Was there a hidden message on Nasa's Mars rover parachute? Internet decodes 'dare mighty things' within 6 hours

The outer rings of the pattern also feature a set of coordinates, denoting the location of the Jet Propulsion Laboratory in Southern California, which manages the mission for the agency


                            Was there a hidden message on Nasa's Mars rover parachute? Internet decodes 'dare mighty things' within 6 hours
From the moment of parachute inflation, a camera system covered the entirety of Perseverance rover’s descent to Mars’ Jezero Crater (NASA/JPL-Caltech)

The largest and the most advanced rover NASA has sent to another planet touched down on Mars on February 18 after a 203-day journey covering 293 million miles, or 472 million kilometers. While watching the footage of Perseverance’s entry, descent and landing – the riskiest portion of the rover’s mission that some engineers call the “seven minutes of terror” – people noticed that the parachute deployed by the spacecraft had a pattern.

It was, however, not a random pattern but a code that internet detectives solved in about 6 hours. The presence of a message – which we now know is “Dare Mighty Things” – was first hinted at by Allen Chen, the entry, descent and landing lead for the rover.

He said, “In addition to enabling incredible science, we hope our efforts and our engineering can inspire others. Sometimes we leave messages in our work for others to find for that purpose. So we invite you all to give it a shot and show your work.”

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IT student Abela Paf was one of the enthusiasts who cracked the code. He tweeted: “dare mighty things”! Well [email protected] @NASA My father and I found these three words hidden in the patterns of the lander's parachute!”



 

 



 

Adam Steltzner, the rover’s chief engineer, later confirmed that people had correctly decoded it, tweeting: “It looks like the internet has cracked the code in something like 6 hours! Oh internet is there anything you can’t do?”



 

The phrase can be traced back to an 1899 speech by Theodore Roosevelt in which he said, “Far better is it to dare mighty things, to win glorious triumphs, even though checkered by failure...than to rank with those poor spirits who neither enjoy nor suffer much, because they live in a gray twilight that knows not victory nor defeat.”

This high-resolution still image is part of a video taken by several cameras as NASA’s Perseverance rover touched down on Mars on February 18, 2021 (NASA/JPL-Caltech)

Mars 2020 Perseverance systems engineer Ian Clark designed the binary code pattern. Chen tweeted: “The brain child of Ian Clark - who has done anything the project asked him to do, whether it was lead, develop, and execute a supersonic parachute test program, prove the cleanliness of the sampling system, or support EDL operations. All around sharp and selfless dude.”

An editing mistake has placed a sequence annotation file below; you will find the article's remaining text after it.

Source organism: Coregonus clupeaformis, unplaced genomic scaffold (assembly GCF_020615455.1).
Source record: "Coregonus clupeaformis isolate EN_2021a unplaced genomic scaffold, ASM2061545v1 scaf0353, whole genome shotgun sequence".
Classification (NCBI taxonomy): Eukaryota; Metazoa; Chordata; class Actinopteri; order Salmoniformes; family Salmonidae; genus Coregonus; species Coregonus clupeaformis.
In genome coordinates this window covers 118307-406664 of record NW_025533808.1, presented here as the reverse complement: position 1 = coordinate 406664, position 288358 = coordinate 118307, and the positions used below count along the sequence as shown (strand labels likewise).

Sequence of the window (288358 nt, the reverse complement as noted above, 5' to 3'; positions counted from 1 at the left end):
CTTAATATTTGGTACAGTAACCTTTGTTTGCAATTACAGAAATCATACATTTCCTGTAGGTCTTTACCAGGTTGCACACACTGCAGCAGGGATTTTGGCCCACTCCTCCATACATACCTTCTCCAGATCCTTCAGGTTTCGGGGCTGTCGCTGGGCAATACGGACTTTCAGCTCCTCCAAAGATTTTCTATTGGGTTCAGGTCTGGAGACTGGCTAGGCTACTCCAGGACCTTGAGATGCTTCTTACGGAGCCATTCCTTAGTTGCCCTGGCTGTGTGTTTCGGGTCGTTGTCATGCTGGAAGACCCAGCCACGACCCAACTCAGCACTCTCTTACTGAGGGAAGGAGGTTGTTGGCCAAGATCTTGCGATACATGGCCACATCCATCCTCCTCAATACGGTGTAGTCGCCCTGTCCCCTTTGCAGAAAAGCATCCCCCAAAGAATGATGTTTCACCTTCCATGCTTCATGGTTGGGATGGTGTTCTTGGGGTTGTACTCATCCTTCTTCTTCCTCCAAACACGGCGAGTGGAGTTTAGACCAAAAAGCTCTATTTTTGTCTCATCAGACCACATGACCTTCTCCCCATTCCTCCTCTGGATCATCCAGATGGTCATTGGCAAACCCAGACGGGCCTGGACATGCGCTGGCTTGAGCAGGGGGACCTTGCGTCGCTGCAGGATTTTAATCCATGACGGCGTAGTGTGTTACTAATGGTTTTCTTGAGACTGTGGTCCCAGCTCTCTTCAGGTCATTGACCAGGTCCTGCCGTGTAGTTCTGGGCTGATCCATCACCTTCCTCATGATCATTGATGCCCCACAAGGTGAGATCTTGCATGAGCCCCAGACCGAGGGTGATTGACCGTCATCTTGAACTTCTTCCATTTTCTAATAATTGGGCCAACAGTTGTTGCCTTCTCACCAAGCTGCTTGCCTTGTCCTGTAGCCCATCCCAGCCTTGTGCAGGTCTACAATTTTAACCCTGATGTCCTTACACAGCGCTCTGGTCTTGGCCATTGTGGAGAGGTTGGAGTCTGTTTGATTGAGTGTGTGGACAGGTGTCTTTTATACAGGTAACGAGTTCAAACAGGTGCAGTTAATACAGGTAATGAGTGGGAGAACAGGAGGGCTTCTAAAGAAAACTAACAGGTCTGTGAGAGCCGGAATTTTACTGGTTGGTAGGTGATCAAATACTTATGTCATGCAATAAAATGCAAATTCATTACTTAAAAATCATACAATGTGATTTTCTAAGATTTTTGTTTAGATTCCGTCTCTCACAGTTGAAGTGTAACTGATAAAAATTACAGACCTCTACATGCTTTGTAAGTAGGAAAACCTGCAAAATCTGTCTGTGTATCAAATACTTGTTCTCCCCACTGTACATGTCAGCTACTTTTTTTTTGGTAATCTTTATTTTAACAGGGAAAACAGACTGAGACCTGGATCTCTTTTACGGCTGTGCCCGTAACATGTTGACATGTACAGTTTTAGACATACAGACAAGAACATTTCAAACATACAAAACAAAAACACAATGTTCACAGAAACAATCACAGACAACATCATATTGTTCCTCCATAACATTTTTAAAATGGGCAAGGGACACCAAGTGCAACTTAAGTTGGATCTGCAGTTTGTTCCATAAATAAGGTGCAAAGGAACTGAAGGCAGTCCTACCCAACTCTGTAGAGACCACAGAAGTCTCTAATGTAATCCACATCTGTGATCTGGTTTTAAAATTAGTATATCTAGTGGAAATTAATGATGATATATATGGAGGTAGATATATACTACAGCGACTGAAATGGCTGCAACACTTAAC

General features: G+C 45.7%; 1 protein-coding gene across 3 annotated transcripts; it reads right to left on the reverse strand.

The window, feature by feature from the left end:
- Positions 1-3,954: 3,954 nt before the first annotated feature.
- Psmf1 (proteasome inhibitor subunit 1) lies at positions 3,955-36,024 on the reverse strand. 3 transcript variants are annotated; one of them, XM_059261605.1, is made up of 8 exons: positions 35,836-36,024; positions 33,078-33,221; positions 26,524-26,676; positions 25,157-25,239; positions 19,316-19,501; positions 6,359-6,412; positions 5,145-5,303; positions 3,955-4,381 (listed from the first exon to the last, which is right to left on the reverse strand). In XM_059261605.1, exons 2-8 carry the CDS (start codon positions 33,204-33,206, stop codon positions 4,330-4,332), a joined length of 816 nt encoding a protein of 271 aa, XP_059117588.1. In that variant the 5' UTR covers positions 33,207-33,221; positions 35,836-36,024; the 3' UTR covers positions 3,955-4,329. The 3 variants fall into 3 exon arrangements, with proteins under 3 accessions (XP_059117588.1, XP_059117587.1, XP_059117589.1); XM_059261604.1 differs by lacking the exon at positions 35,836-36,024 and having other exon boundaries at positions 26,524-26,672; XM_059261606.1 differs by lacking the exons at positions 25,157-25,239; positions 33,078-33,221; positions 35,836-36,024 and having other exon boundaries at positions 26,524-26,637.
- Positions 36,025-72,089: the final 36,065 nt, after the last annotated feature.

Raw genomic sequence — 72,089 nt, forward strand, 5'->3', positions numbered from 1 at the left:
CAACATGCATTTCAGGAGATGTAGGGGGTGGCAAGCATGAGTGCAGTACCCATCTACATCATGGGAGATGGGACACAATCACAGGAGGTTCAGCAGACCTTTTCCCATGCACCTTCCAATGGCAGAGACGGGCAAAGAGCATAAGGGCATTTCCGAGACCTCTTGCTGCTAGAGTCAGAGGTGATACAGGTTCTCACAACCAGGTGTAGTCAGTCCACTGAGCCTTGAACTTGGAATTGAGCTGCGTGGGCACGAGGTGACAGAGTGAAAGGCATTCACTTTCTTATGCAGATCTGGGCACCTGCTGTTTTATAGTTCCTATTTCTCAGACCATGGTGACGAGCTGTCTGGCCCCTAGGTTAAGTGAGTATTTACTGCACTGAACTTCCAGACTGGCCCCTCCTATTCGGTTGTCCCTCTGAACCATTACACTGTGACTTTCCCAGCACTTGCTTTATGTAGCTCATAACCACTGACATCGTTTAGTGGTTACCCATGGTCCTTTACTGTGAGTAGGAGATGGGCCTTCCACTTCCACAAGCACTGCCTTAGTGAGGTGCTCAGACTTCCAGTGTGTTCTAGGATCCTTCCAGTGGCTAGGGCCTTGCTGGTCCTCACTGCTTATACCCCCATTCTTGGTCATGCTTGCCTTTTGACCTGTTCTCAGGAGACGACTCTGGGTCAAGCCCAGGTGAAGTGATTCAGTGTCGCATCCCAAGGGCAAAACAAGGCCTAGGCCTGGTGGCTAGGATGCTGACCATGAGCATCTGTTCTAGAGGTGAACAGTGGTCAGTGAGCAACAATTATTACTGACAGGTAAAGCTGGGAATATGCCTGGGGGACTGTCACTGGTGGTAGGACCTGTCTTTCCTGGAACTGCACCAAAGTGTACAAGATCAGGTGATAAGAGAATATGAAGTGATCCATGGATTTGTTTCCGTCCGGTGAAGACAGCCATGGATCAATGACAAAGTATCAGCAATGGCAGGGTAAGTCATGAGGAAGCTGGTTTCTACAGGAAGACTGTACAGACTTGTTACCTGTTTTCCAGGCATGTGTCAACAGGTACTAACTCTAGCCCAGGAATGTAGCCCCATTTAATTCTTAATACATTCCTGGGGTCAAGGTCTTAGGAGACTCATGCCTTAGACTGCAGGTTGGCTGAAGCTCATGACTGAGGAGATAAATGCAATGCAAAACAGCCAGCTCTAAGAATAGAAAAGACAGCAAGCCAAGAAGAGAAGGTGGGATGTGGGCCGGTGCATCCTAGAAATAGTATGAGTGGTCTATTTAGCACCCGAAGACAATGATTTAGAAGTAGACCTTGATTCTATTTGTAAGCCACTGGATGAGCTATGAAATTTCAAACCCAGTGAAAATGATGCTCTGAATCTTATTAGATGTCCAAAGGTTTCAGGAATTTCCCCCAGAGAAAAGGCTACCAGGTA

The outer rings of the pattern also feature a set of coordinates, denoting the location of the Jet Propulsion Laboratory in Southern California, which manages the mission for the agency.

“Using binary code, two messages have been encoded in the neutral white and international-orange parachute gores. The inner portion spells out ‘Dare Mighty Things,’ with each word located on its own ring of gores. The outer band of the canopy provides GPS coordinates for NASA’s Jet Propulsion Laboratory in Southern California, where the rover was built and the project is managed,” NASA explained.  

From the moment of parachute inflation, the camera system covered the entirety of the descent process, showing some of the rover’s intense ride to Mars’ Jezero Crater.

“Now we finally have a front-row view to what we call ‘the seven minutes of terror’ while landing on Mars. From the explosive opening of the parachute to the landing rockets’ plume sending dust and debris flying at touchdown, it’s absolutely awe-inspiring,” noted Michael Watkins, director of NASA’s Jet Propulsion Laboratory in Southern California. 

The illustration shows the aeroshell containing NASA’s Perseverance rover guiding itself towards the Martian surface as it descends through the atmosphere (NASA/JPL-Caltech)

An important objective of Perseverance’s mission on Mars is astrobiology, including the search for signs of ancient microbial life. The rover will characterize the planet’s geology and past climate, paving the way for human exploration of the Red Planet and will be the first mission to collect and cache Martian rock and sediment for later return to Earth.

Subsequent NASA missions, in cooperation with the European Space Agency (ESA), would send spacecraft to Mars to collect these sealed samples from the surface and return them to Earth for in-depth analysis. The Mars 2020 mission is part of a larger NASA initiative that includes missions to the Moon as a way to prepare for human exploration of the Red Planet. 

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